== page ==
The novels are mostly of the “whodunit” genre, and while I don’t read a lot of mystery-thriller type books, I am in love with this series. Oddly enough, I did not start out in love with the series. The first novel, Still Life, was very good. The second, A Fatal Grace, unfortunately, was not so good. It is, however, worth reading in the long run as it builds up the characters that we see throughout the series. After reading A Fatal Grace and not loving it, it was hard for me to continue the series. I eventually read The Cruelest Month, which is book three. Better than the second, but not as good as the first.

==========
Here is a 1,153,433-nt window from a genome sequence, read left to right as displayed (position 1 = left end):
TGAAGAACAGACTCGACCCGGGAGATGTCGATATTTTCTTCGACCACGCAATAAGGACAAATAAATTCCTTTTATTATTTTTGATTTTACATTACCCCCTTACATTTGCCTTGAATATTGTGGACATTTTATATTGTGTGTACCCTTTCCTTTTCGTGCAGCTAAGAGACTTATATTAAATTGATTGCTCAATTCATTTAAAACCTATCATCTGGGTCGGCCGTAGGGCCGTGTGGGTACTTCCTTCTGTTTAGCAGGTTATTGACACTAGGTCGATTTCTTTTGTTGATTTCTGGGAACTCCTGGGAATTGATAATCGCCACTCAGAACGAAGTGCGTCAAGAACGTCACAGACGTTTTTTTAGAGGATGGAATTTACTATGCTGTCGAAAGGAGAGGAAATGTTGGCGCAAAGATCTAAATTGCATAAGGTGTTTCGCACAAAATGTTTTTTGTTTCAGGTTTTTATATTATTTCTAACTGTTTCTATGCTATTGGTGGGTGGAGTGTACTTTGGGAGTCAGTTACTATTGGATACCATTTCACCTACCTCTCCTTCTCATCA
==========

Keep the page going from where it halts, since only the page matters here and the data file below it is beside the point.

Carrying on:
It’s a shame that creativity and sloth look the same.

And now, almost two years later, I decided to pick up where I left off. Guess what? Book four is amazing and so is book five. In the last four days, I read both book four and book five, and about one third of book six. I won’t be reviewing the next few novels in the series individually, but as I said earlier, the series has turned out to be fantastic.

“You have a rule against murder?” he asked.
“I do.  When my husband and I bought the Bellechasse we made a deal with the forest…Everything that stepped foot on this land would be safe.’

A Rule Against Murder is set at Manoir Bellechasse, an inn regularly frequented by the Chief and his wife for their wedding anniversary. This year, however, they must share the inn with the Finney family, who are gathered for a family reunion. Surprising guests arrive, a summer storm sweeps in and leaves a body in its wake, leaving the Inspector to sort through it all.